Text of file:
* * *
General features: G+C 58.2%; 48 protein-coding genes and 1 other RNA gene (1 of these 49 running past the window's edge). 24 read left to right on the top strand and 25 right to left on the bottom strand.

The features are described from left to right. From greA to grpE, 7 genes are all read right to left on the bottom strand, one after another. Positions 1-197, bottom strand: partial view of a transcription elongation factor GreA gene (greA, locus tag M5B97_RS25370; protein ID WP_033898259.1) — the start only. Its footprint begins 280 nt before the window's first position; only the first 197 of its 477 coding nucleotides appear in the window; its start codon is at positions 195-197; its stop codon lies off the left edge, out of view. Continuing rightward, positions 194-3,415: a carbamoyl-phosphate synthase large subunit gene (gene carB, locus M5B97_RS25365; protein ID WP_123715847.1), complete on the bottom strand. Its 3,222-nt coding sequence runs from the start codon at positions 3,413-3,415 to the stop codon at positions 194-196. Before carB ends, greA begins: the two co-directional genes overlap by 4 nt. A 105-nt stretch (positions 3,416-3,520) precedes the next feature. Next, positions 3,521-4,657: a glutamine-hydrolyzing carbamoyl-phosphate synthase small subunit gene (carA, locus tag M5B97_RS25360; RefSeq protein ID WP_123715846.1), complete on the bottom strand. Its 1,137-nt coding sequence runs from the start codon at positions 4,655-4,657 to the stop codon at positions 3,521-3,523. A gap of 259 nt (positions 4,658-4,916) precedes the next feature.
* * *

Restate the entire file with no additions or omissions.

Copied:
General features: G+C 58.2%; 48 protein-coding genes and 1 other RNA gene (1 of these 49 running past the window's edge). 24 read left to right on the top strand and 25 right to left on the bottom strand.

The features are described from left to right. From greA to grpE, 7 genes are all read right to left on the bottom strand, one after another. Positions 1-197, bottom strand: partial view of a transcription elongation factor GreA gene (greA, locus tag M5B97_RS25370; protein ID WP_033898259.1) — the start only. Its footprint begins 280 nt before the window's first position; only the first 197 of its 477 coding nucleotides appear in the window; its start codon is at positions 195-197; its stop codon lies off the left edge, out of view. Continuing rightward, positions 194-3,415: a carbamoyl-phosphate synthase large subunit gene (gene carB, locus M5B97_RS25365; protein ID WP_123715847.1), complete on the bottom strand. Its 3,222-nt coding sequence runs from the start codon at positions 3,413-3,415 to the stop codon at positions 194-196. Before carB ends, greA begins: the two co-directional genes overlap by 4 nt. A 105-nt stretch (positions 3,416-3,520) precedes the next feature. Next, positions 3,521-4,657: a glutamine-hydrolyzing carbamoyl-phosphate synthase small subunit gene (carA, locus tag M5B97_RS25360; RefSeq protein ID WP_123715846.1), complete on the bottom strand. Its 1,137-nt coding sequence runs from the start codon at positions 4,655-4,657 to the stop codon at positions 3,521-3,523. A gap of 259 nt (positions 4,658-4,916) precedes the next feature.